Part of the legend of the American West has always been slot canyons--unassuming cracks in the ground that cows or cars could suddenly slip into and never be seen again. However, now that most of these chasms have been explored, they offer unparalleled opportunities for adventuring.
Imagine ducking beneath the summer heat into a shady grotto, running your hands along cliff walls on either side of you as you slosh through pools of cool water and gaze up at a sliver of sky, while the interplay of reflected light produces spectacular color shows on the rock. This is canyoneering.
In general terms, a slot canyon is any gorge which is deeper than it is wide, but the name connotes towering walls that are so close together you can span them with your arms. These special geologic formations create unique terrain challenges that fall somewhere in between hiking and caving.
The highest concentrations of slot canyons are in Southern Utah, where storm water cascades off of plateaus that are elevated on easily erodible sandstone. However, narrow gorges can also be found in the volcanic rock of the Northwest, the granite of California and Nevada, and the multi-layered cliffs of Arizona.
In suit with with their variety of occurrence, slot canyons come in a diversity of form. Some can simply be walked through, but others require boulder scrambling, swimming, rappelling, or even more difficult maneuvers.
Any canyon that warrants ropes and other vertical safety equipment is a technical canyon, while those that are relatively straightforward are considered non-technical, though rock scrambling and swimming are not out of the question. Technical canyons are only for those with canyoneering and rope systems experience. For beginner canyoneers, non-technical canyons are the way to go, but there are still some particular precautions to be taken.
The number one danger in slot canyons is flash flooding. Rushing water is precisely what forms these gorges, and getting caught in a flash flood can be deadly. Check the weather before you go, and if there is any chance of rain, stay out of slot canyons.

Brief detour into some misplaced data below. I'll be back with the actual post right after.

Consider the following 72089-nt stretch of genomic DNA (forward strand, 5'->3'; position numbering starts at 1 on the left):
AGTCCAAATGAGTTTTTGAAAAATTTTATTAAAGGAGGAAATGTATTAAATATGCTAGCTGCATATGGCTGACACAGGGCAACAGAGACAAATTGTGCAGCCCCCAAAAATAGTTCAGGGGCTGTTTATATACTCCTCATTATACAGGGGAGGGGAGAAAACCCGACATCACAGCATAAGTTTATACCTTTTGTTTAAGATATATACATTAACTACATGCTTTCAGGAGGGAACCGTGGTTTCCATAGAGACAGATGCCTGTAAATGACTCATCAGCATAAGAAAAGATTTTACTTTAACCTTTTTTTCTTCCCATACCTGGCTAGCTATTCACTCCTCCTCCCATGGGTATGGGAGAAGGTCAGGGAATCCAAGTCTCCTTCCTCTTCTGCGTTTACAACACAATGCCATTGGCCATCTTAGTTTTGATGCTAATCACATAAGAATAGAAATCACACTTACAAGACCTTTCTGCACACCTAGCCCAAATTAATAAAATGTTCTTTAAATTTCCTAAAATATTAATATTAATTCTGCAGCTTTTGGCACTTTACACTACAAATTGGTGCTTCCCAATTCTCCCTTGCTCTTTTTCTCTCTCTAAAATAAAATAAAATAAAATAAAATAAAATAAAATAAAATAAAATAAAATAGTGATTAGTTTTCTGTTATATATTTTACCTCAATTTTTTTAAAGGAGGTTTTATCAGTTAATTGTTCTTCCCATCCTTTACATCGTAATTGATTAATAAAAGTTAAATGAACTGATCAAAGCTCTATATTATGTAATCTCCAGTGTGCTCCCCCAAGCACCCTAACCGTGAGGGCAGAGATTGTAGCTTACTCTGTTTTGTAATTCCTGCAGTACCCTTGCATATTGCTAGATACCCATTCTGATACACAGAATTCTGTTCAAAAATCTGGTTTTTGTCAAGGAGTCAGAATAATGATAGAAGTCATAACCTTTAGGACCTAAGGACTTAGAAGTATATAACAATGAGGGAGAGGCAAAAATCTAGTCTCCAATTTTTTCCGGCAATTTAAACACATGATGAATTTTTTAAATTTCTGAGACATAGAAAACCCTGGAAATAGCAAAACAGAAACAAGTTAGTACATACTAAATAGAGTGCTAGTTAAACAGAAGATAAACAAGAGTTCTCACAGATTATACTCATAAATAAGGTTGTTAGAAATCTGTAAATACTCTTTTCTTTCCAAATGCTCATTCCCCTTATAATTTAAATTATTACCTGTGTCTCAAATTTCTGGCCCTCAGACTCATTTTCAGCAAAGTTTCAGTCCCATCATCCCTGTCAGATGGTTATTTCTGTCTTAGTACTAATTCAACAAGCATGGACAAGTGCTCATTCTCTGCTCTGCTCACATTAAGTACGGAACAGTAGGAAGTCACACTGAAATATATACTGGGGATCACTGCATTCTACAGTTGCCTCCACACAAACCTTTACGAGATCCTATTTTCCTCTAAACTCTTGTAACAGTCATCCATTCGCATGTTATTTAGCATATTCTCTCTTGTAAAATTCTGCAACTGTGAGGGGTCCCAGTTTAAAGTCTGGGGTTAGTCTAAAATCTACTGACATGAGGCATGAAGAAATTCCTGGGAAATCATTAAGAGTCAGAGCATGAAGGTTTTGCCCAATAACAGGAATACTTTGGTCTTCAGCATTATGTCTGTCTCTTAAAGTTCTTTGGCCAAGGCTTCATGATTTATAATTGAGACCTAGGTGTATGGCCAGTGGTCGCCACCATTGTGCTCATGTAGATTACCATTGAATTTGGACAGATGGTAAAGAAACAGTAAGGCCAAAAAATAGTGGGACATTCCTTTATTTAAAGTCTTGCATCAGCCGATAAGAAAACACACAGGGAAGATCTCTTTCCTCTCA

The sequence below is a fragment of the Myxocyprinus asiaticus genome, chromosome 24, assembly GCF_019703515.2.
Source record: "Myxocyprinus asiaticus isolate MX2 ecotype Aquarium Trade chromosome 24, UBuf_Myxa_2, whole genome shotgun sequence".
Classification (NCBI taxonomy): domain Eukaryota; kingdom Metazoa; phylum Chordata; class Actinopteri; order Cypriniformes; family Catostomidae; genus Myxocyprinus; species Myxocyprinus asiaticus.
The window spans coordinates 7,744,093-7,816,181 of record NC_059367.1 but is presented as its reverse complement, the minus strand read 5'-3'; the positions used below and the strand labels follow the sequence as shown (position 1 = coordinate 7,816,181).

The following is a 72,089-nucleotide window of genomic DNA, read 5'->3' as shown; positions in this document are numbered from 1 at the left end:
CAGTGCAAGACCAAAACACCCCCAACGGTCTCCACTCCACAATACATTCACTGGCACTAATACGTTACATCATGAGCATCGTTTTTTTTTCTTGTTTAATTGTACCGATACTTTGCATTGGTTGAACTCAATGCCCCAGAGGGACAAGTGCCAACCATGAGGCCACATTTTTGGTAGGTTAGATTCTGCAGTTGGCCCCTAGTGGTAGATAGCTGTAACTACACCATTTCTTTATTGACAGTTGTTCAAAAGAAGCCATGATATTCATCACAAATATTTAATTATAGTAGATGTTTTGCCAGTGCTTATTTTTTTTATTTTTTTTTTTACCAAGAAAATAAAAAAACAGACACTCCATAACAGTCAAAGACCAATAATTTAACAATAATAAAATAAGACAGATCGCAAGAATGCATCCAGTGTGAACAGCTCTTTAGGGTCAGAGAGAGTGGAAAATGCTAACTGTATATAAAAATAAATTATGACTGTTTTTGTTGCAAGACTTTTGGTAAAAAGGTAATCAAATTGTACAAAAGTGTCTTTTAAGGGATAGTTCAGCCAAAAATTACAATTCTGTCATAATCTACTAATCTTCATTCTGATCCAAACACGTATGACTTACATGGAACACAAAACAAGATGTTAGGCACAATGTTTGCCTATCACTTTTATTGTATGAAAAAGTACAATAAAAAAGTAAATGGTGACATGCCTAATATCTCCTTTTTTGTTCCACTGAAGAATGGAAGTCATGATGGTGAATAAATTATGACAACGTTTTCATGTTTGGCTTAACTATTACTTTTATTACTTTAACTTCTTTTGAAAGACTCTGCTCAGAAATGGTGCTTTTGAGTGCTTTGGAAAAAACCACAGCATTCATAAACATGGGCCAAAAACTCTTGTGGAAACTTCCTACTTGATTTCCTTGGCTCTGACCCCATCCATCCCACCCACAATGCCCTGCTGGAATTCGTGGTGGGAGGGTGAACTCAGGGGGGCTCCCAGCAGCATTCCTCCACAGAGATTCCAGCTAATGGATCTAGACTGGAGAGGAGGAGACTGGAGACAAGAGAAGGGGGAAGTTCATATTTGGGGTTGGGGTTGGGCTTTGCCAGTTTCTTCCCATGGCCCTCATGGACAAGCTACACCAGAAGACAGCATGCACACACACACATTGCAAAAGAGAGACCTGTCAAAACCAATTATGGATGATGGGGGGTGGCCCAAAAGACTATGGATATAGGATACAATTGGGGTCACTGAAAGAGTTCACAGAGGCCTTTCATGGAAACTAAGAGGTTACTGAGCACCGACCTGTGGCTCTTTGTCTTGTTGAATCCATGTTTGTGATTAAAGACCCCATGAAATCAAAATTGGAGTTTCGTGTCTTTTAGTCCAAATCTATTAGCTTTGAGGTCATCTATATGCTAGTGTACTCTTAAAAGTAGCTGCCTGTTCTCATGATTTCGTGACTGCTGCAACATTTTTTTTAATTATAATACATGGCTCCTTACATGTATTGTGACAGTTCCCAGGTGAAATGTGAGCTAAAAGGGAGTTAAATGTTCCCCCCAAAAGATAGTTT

Other risks include hypothermia and heat exhaustion (yes, both, even in the same canyon on the same day). The deeper and narrower a canyon is, the more likely it is to have pools of retained water that never see sunlight, so they stay as cold as rainwater all year long and require wetsuits. But even the chilliest canyons may have hot, exposed hikes before or after the narrow sections, so you must be prepared for desert hiking as well. The key is to research your intended route ahead of time to know what to expect.
Check out the following adventure guides for some ideas and instruction for various slot canyons in the West. This is by no means an exhaustive list, but it presents some of the best suggestions for slot canyons to explore.
When visiting Yosemite National Park in California, Tenaya Canyon should be on the list for experienced canyoneers. This technical descent involves bushwacking, water crossings, and long rappels.
The mother lode of slot canyons is in the Southwest, where narrows of all sizes and difficulties can be found across a landscape carved by time. Zion National Park is famous for its sandstone slots, most notable of which is The Narrows, a non-technical journey in the Virgin River where it forms one of the largest slot canyons in the world. Pine Creek Canyon is a technical but ever-popular descent through a steep slot dotted with frigid pools.
The Escalante region of Utah also contains many slot canyons, including the incredibly photogenic Zebra Canyon with its undulating walls of pink sandstone. Also worth visiting are Peek-a-boo Gulch and Spooky Gulch, which are some of the narrowest slots you can find anywhere. The phenomenal Little Wildhorse Canyon sits farther north in the San Rafael Swell. It doesn't require any equipment or training, and you can choose between shorter and longer hikes depending on your itinerary and endurance.
On the Utah-Arizona border lies Buckskin Gulch, which is reputed to be the longest slot canyon in the world. Yet even for its entire length, it requires no technical skills, only lots of wading and some boulder scrambling.
Further into Arizona is what may be the most-photographed slot canyon in the West, Lower Antelope Canyon on the Navajo Reservation. This otherworldly chasm fascinates with its orange walls and midday sunbeams that strike the sandy floor. Not far from Antelope Canyon you'll find Rattlesnake and Owl Canyons. You'll have to visit these canyons on a tour, but it's worth it to see the beautiful great horned owls residing in the canyon.
Canyoneering is a singular experience that cannot be had just anywhere. Formation of slot canyons requires a special combination of geology and climate that happens in very few places, but the American West is one of them. With the bounty of slot canyons strewn across the landscape, there is an adventure to fit any experience level, but proper planning and preparation are always key to a safe and enjoyable journey. Use these guides to gear up for the wild, subterranean world of slot canyons.